by Swami Krishnananda
Arjuna was such an individual. He had likes and dislikes. The whole story of the Mahabharata is a description of the conflict among the varieties of likes and dislikes. The spiritual seeker is taught, through the epic atmosphere of the Mahabharata and the Bhagavadgita, the lessons of life and the morals that follow from these lessons. When our reasoning capacity is turbid, knowledge is inadequate, our adjustments with the world outside, including human society, are not strong enough. They collapse at the least touch of confronting situations, because human relationships are only an outer form of an internal propulsion of these three forces — sattva, rajas and tamas — which are cosmically present everywhere. There is a cosmic purpose behind even our individual likes and dislikes. And our entanglement in like and dislikes is the result of our not understanding our wider involvement in a cosmical meaning that is at the base of all human situations. We always feel, ‘I have a like’ and ‘I have a dislike,’ but we do not know why we have that like, why we have that dislike. Why is it that we should like this and dislike something else? We cannot give a satisfactory answer except that which is purely sentimental and emotional. But the world does not live on sentiments and emotions. It is a perfectly logical system, and all the parts of the mechanism of the universe are scientifically arranged, and our behaviour outside as well as our thoughts and sentiments inside, our relationships of any kind, are conditioned by this final structure of things in general, of which we are integral parts, and the mistake of the human being in Arjuna was the incapacity to go deep into this involvement of the human individual in the larger set-up of things. It is difficult for us to imagine that we are related in a more significant manner with things than what appears on the surface. A son is related to the father, a father is related to the son, there is a relation between friends, etc. This is only the outer form of some of the relationships that appear to us before our eyes. But these relationships are metaphysically conditioned, cosmically organised by an impersonal government which has no friends or foes, and which does not bestow favours on anyone. It is like a large computer system which has no friend and which has no enemy. It depends upon how we manipulate the mechanism, how we feed this system, how we approach it and how we conduct ourselves in relation to it. If our conduct is in any way disharmonious with the requirement of the set-up of the mechanism, we will find that an undesirable result follows, something we did not expect. And the reason behind this unexpected occurrence cannot be attributed to any kind of error in the set-up of things, in the mechanism we call the computer, but in the mistake we have committed, in the error that is involved in our relationship, in our not understanding properly how it works. Arjuna, and anyone, could not and cannot easily understand or grasp this circumstance. So, we have hundreds of occasions everyday to be jubilant in joy and hundreds of occasions to be sunk in sorrow. The Mahabharata concludes with these words: “Fools find themselves in umpteen situations everyday when they can be happy, or when they can be unhappy, also.” It is the stupid man, not the wise one, who sees occasions for joy, or sees occasions for grief in the world. The world is not intended to bring us joy, nor is its intention to pour on us sorrow. A vast computer has no intention to give us satisfaction, nor is it intended to be there to bring us sorrow. It is impersonal and it has no such emotional meanings behind it. But human beings are emotionally composed. They are not bathed in the light of wisdom at all times. We have secret directions from impulses which sometimes appear to be irrational because they cannot be explained in a scientific manner, though ultimately there is an explanation for everything in this world.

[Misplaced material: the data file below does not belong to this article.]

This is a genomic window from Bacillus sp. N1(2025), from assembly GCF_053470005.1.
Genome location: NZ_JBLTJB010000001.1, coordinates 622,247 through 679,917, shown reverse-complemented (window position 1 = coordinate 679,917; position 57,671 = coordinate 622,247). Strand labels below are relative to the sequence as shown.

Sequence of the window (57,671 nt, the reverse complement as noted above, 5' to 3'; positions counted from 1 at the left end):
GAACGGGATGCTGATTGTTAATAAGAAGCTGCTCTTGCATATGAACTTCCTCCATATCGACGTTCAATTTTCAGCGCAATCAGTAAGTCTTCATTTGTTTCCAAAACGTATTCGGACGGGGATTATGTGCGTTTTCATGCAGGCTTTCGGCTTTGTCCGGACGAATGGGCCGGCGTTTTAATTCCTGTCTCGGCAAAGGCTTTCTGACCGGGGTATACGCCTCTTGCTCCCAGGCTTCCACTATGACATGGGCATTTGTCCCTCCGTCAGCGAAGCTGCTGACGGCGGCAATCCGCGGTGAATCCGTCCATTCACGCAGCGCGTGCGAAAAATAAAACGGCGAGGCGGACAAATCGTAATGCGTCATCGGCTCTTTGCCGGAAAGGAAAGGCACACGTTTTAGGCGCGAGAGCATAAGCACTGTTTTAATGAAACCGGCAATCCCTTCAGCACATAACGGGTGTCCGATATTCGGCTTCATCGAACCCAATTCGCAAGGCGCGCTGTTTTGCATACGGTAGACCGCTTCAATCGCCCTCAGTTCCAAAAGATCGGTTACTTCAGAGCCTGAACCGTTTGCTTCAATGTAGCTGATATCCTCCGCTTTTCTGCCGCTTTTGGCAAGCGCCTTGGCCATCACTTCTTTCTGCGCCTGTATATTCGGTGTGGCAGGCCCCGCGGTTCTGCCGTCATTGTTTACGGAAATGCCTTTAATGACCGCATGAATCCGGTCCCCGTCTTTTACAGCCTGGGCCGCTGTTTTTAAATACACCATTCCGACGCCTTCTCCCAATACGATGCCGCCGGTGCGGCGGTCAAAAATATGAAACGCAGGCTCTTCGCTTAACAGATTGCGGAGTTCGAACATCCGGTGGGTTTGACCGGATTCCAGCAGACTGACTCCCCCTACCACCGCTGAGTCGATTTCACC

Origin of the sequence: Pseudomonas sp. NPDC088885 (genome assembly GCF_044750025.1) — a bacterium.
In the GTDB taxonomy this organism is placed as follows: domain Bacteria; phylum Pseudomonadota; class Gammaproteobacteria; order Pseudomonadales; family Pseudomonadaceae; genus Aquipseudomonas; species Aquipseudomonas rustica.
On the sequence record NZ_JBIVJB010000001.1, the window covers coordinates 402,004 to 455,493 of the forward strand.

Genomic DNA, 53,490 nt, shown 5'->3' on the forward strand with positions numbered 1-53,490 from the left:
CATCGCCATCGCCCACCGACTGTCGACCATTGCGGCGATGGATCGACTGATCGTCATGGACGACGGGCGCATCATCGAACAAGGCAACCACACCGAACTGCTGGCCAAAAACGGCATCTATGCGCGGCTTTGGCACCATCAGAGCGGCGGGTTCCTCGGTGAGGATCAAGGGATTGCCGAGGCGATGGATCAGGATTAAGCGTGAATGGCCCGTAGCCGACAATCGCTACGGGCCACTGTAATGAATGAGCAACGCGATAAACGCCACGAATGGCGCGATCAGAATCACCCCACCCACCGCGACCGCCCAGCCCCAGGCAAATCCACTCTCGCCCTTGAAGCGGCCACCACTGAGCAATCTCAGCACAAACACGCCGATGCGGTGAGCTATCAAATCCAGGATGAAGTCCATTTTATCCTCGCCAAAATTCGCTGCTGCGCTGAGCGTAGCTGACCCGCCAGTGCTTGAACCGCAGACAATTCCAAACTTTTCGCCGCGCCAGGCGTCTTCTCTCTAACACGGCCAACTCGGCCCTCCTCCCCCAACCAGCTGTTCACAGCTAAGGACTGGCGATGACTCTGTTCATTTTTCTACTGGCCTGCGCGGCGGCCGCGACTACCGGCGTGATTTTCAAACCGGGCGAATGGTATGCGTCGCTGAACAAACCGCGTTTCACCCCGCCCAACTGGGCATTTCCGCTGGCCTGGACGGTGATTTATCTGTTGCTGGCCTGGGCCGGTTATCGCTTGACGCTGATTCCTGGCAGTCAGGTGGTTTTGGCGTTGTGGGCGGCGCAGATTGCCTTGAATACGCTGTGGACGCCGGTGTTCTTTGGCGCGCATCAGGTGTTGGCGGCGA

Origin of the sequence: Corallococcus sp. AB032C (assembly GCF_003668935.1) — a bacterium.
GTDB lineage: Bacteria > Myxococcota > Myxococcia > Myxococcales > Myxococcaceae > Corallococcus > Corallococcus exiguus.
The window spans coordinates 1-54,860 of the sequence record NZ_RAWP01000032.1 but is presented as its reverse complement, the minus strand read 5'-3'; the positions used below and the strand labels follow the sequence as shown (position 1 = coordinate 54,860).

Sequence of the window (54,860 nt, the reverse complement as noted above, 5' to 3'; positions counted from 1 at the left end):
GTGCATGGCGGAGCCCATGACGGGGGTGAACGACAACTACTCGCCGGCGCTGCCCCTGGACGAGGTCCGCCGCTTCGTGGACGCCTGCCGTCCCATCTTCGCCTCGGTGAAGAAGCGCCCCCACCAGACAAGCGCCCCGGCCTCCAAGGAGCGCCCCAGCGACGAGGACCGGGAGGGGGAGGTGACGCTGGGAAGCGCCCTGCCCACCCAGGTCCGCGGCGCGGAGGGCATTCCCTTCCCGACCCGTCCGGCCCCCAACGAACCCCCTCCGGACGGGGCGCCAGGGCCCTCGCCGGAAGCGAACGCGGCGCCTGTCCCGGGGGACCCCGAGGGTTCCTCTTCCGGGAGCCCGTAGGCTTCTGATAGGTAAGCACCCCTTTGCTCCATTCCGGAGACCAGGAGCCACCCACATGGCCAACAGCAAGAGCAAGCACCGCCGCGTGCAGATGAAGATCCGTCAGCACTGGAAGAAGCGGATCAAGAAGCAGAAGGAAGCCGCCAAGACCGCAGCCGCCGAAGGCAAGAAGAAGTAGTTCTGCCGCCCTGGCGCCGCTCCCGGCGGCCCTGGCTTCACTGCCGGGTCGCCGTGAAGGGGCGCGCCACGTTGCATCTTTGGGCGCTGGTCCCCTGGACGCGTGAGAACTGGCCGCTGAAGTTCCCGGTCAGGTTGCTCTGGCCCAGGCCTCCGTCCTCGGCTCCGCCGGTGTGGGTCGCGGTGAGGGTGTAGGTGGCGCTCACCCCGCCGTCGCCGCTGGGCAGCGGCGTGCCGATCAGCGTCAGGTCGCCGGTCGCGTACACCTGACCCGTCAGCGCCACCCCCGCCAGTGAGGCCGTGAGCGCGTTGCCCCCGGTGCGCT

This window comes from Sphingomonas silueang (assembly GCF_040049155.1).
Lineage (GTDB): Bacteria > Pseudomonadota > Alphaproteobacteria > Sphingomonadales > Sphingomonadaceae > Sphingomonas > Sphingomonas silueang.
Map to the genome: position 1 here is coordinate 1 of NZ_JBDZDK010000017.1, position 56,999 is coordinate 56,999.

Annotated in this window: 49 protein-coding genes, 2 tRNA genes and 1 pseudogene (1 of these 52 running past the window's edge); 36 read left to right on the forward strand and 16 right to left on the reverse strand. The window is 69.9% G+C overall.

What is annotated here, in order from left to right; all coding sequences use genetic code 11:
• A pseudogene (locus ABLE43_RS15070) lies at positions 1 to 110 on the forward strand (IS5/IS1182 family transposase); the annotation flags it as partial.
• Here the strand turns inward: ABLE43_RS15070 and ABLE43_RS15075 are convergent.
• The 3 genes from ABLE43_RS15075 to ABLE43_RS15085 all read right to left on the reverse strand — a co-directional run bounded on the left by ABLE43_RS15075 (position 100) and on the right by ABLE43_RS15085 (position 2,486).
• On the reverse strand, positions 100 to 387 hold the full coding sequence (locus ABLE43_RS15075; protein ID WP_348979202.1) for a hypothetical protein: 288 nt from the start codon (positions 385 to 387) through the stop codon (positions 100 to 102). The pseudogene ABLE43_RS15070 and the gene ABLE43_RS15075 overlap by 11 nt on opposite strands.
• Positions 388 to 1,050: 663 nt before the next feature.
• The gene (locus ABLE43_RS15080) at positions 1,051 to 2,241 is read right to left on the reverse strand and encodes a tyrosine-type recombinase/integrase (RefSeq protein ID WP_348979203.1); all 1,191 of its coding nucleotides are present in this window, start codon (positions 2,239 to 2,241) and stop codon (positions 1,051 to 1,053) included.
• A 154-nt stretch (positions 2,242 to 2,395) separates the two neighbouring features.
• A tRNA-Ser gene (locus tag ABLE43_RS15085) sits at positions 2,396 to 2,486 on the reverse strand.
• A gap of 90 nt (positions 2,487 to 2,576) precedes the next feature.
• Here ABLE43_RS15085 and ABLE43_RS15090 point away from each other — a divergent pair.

The seeker on the spiritual path is described in the first chapter of the Bhagavadgita, Arjuna being made the spokesman of this occasion. The field of battle is the field of life. The things that we want to do in this world are the confrontations before us and our wisdom will be judged by the manner in which we deal with these situations. A situation means anything and everything with which we are connected, anything that we are supposed to do in the world. And in this duty that we are called upon to perform, there is no such thing as a superior or inferior duty. There is no superior thing or inferior thing in this world, just as in a huge machine we cannot say that some part is superior, something is inferior. Everything has its role to play. Any kind of comparison or contrast would be odious in such a set-up which has no human significance but is cosmically oriented. The spiritual seeker, the sadhaka, has a spiritually-oriented enthusiasm in the beginning. Every one of us has a love for spiritual life. And the moment the idea of spiritual life arises in the mind, we find ourselves in an unspeakable situation of clinging something and abandoning something else. This is the obvious feature in religion and in the popular spirituality of mankind which goes by the name of asceticism, renunciation, etc. The idea of spirituality is generally inseparable from the idea of renunciation, the giving up of something for the sake of clinging to some thing else which we imagine at that moment as our ideal. We bifurcate one thing from the other. But the Bhagavadgita is not a gospel of renunciation of this type. No doubt, it is fired up, right from the beginning to the end, with a surge of renunciation which will burn and burnish us into the gold of the higher personality ideal. If at all there is any scripture which emphasises whole-heartedly the spirit of renunciation, it is the Bhagavadgita. But if there is anything which tells us that spiritual life does not mean the cutting of oneself from what is real but constitutes a harmonisation of oneself with the atmosphere in which one lives, there cannot be a greater and more significant teaching than the Bhagavadgita in this respect. While, when a particular mood preponderates in us, we may be stirred into an aspiration for God, as we conceive god, and feel, or imagine, that we are fed up with this world, it may subside, because this is likely to be a tentative mood which is occasioned by a particular circumstance that may not continue for all times. And when the wheel moves, when the spokes find themselves in another position, our understanding, our feelings, or attitudes change simultaneously; and we see different things altogether before us. We do not like a thing always, nor dislike a thing at all times. As years pass, our ideas of things change. And what we loved one day may not be the thing that we love today. So is the case with the things that we disliked one day or disregarded at some moment of time. These moods of ours are relative to the conditions through which our psyche passes in what we may call the process of evolution. They are relative and not absolute situations. We cannot have an absolute love for any thing, or an absolute dislike for anything. They are like the stages of the healing of a disease or a wound, the recovery of health by degrees, when we begin to feel different things on different days. This is what happened to the great Arjuna, and to every one of us it does happen, also. The sentiments in us are strong enough to counterblast our rationalities and our arguments though they may be philosophical or supposedly spiritual. Whatever be the philosophical profundity of our arguments, we should not imagine that our sentiments and feelings are weaker. They take up the case and argue in a manner which is deserving of equal attention, as the argument of the opposite party. And the arguments of Arjuna in the first chapter were the repudiation of all the feelings that he had entertained earlier, just the opposite of what he said a few days before. Merely because of the nature of the confrontation before us, we may be repelled after a time even by the goal of spirituality, the very ideal which attracted us earlier, because our comprehension of the nature of this ideal was not comprehensive enough. One cannot keep up the sobriety of spirit throughout one’s life, because of the power of rajas and tamas within, whose nature one does not properly understand. The things from which we withdraw ourselves in a spirit of renunciation may demand recognition some time later, at some moment, on some occasion when they find that the circumstances are suitable for their having a say, because, usually, the religious renunciation is a misguided attitude in most cases of even so-called genuine aspirations, all because we work upon the reports given to us by the sense organs, and to a large extent our idea of God, the idea of spirituality, the notion of renunciation, are all conditioned by what the senses tell us. What gives us pain and sorrow and that which appears to be not in consonance with our idea at any particular moment of time of what we call the spiritual ideal may be regarded as worth renouncing. Persons and things are abandoned and the world is regarded as the field of bondage. We dub it as a factory in which Satan works, from which we have to extricate ourselves at the earliest moment. Our idea of God is sensory. If we would deeply consider this theme, are may realise that we are unable to dissociate the God-ideal from sense-perception, boiled down to its essentiality. We may not conceive the God-ideal or the spiritual ideal in a physical or material form, but the sensory atmosphere does not necessarily mean a material atmosphere. It is a peculiar organisation of consciousness that we call the field of sense-activity. When I speak of the sense-world I do not mean the physical world necessarily or the material objects with which the senses come in contact. It is rather an arrangement of consciousness by which it bifurcates subjectivity from objectivity, cuts the object of perception from the subject that perceives or cognises, and refuses to see any kind of vital relationship between itself and its object. The field of sense activity is such that the object of sense perception does not appear to have of any kind of organic connection or real meaning in respect of the subject, so that we can wholeheartedly love something and wholeheartedly hate something, also, without any impact of it upon our own selves. This is how the senses work. But every love and hatred has some kind of impact upon the subject, because it is not true that the world is made up of isolated subjects and objects, finally. So, the war of the Mahabharata, in which Arjuna was engaged, was not a war against some people, merely. He was engaged in a vast atmosphere from which he could not extricate himself psychologically, a point which was driven into his mind by Sri Krishna, as explained in the second and third chapters.